A Head Start On Happiness
Independent School Parent|Summer 2017

Elizabeth Ivens looks at how Prep Schools are leading the way in creating a blueprint for emotional health for young children…

Elizabeth Ivens

HAPPINESS lessons for children as young as eight will be on the agenda for some maintained schools from this month, in the wake of stark warnings about the state of our children’s mental health.

The lessons will form part of one of three trials currently being planned by the Government to tackle the issue. The idea may have been borrowed from the independent sector – happiness lessons were pioneered at Wellington College by its then Head Anthony Seldon – but it is the emphasis on the young age of children being targeted that has hit the headlines.

The tip of the iceberg

Sadly, the crisis in mental health care for teenagers has become increasingly well-known and talked about, but many are unaware that the latest NHS statistics show a huge rise in very young children needing help – 65,000 children under 11 – with more than one in six of these five and under.

These may well be the tip of the iceberg, as many children who need help never become an official statistic. And with experts agreeing that more than half of mental health disorders manifest themselves first in childhood, this is clearly a crucial time to tackle early signs.

While the Government’s “Preventive” mental health programmes – targeting wellbeing for children between Year Four and Year Eight – are to be trialled in 100 primary schools and 50 secondaries, many independent schools have long worked on the assumption that prevention is better than cure.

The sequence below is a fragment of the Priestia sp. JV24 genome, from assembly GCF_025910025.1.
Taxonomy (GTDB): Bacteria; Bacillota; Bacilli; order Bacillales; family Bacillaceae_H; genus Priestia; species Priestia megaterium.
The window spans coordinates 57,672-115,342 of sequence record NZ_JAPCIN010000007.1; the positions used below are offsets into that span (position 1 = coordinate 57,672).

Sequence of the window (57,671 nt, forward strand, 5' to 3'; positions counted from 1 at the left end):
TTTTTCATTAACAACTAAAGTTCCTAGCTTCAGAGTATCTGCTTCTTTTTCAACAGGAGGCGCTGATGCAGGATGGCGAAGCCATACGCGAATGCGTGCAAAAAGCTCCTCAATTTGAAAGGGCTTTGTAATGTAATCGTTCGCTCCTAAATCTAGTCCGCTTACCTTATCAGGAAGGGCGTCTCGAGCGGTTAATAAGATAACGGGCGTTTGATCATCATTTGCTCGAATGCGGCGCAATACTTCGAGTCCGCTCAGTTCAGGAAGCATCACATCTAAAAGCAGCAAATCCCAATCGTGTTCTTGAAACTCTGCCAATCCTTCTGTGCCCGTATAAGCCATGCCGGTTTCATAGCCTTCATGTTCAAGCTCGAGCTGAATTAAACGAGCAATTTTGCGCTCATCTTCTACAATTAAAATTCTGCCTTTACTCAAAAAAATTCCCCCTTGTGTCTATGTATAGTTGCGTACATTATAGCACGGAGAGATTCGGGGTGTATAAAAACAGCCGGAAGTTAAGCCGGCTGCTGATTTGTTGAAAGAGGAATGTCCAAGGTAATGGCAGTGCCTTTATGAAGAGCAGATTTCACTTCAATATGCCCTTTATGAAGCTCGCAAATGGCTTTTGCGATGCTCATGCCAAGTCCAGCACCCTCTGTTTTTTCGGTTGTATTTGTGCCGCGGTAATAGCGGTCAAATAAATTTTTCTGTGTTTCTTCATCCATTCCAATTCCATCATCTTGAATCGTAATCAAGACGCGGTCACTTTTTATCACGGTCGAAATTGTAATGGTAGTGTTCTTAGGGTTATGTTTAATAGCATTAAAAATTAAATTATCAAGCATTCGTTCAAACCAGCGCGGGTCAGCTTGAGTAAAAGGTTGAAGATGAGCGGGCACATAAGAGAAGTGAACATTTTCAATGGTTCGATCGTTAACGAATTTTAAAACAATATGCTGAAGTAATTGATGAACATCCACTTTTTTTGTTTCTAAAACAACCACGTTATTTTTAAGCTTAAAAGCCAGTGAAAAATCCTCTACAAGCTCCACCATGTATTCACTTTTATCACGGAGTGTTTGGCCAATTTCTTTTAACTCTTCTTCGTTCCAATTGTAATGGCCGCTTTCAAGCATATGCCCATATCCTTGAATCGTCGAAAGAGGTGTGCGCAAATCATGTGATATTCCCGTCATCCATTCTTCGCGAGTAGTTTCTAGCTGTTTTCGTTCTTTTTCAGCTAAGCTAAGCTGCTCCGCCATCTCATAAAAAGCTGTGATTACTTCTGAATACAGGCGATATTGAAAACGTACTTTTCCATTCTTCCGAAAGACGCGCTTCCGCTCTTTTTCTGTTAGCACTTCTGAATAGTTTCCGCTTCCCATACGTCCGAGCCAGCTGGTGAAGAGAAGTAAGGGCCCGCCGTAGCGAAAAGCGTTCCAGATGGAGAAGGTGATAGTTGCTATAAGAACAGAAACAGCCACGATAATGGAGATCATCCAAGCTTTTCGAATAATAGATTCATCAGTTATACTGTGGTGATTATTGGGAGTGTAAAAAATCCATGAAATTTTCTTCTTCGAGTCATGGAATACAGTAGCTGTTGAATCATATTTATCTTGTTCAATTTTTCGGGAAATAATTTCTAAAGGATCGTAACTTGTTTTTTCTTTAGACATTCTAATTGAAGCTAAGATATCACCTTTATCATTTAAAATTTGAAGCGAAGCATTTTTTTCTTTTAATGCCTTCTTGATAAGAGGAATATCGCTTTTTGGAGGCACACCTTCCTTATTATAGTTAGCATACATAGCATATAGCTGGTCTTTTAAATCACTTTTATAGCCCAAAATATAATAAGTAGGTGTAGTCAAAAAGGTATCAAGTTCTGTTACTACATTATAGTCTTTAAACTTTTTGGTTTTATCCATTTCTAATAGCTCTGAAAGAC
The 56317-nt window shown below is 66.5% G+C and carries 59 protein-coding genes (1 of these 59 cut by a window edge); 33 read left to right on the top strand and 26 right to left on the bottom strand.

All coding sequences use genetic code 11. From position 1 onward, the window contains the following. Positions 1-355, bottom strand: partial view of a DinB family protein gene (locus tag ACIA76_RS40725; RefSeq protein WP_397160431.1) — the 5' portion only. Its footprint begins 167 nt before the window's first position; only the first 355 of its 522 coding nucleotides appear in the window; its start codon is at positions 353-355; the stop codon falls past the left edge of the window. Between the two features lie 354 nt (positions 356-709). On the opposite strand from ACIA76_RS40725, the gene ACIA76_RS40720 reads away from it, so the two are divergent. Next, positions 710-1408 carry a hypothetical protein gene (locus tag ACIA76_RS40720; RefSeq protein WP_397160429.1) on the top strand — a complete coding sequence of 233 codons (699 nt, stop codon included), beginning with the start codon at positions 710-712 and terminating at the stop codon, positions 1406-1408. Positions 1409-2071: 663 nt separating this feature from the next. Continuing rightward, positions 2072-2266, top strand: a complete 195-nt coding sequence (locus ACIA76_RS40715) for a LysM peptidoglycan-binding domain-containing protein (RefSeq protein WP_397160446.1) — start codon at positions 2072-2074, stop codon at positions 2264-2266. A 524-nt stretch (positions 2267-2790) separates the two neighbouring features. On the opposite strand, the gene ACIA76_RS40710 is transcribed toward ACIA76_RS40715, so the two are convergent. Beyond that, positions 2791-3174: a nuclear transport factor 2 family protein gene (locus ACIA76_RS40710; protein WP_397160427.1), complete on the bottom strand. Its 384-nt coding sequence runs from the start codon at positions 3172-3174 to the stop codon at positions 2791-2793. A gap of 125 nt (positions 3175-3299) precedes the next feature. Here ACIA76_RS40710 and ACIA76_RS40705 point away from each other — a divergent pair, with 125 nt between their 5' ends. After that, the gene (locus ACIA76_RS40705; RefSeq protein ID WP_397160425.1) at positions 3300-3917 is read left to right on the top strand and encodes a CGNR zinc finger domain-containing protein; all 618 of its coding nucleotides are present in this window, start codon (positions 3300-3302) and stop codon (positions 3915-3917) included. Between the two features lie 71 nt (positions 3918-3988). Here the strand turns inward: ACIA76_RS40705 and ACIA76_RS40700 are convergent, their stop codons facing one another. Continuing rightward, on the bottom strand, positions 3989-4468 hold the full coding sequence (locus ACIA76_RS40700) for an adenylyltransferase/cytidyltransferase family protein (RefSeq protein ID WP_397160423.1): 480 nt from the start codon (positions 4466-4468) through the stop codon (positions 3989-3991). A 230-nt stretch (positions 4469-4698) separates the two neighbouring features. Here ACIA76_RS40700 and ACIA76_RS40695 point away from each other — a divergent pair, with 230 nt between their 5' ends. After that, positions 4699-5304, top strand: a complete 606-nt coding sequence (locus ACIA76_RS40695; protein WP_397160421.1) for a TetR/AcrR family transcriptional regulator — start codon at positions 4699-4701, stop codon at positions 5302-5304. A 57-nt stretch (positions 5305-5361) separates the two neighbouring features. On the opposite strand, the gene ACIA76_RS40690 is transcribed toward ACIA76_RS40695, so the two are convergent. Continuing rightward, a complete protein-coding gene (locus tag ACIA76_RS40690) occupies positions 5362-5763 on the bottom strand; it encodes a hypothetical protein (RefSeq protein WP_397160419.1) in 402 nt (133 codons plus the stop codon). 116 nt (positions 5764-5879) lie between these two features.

Instilling social and emotional learning

Increasing numbers of Prep Schools have been embracing a holistic approach from as early as age four, and Dragon School in Oxford, has been working for nearly two decades on incorporating what it calls “social and emotional learning” into the very fabric of its education.

As with other schools, educating pupils, staff and parents, and giving them the tools to cope, are both seen as key to developing lifelong emotional health for young children.

Mary Taylor, Deputy Head of Social and Emotional Learning at The Dragon, warns: “There is huge pressure on children today – this strange pursuit of perfection and grades – and in turn parental anxiety is very high. It can be overwhelming for parents.” From Reception, The Dragon offers a group programme for parents to explain the school’s ethos of a ‘“whole cultural community’ with emotional learning built into everything we do” and says Taylor, “we run the programme for 10 parents at a time, and it is always over-subscribed.”

Creating a blueprint for the emotional health of their pupils is increasingly becoming one of the number one priorities of Prep Schools.

A holistic approach

Many are working commendably hard on holistic approaches from a young age, recognising how crucial pastoral care is, not just as an add-on to the academic side of school life, but as an integral part of school life.

Simple pastoral initiatives are promoted, peer group and mentoring are helpful, as are liaisons and partnerships with specialist organisations. Structures within schools for pupils to seek help are clarified and explained to pupils, staff and parents.

One innovative approach is at Bedales Prep School, Dunhurst, in Hampshire, where all Year Eight pupils have been trained to be peer listeners.

“This has been very successful as pupils often feel more comfortable talking to other pupils initially,” said Nick Robinson, Deputy Head of Pastoral at Dunhurst.

Activities like mindfulness and meditation are also being explored more by Prep Schools, and many have counsellors available for children to talk to.

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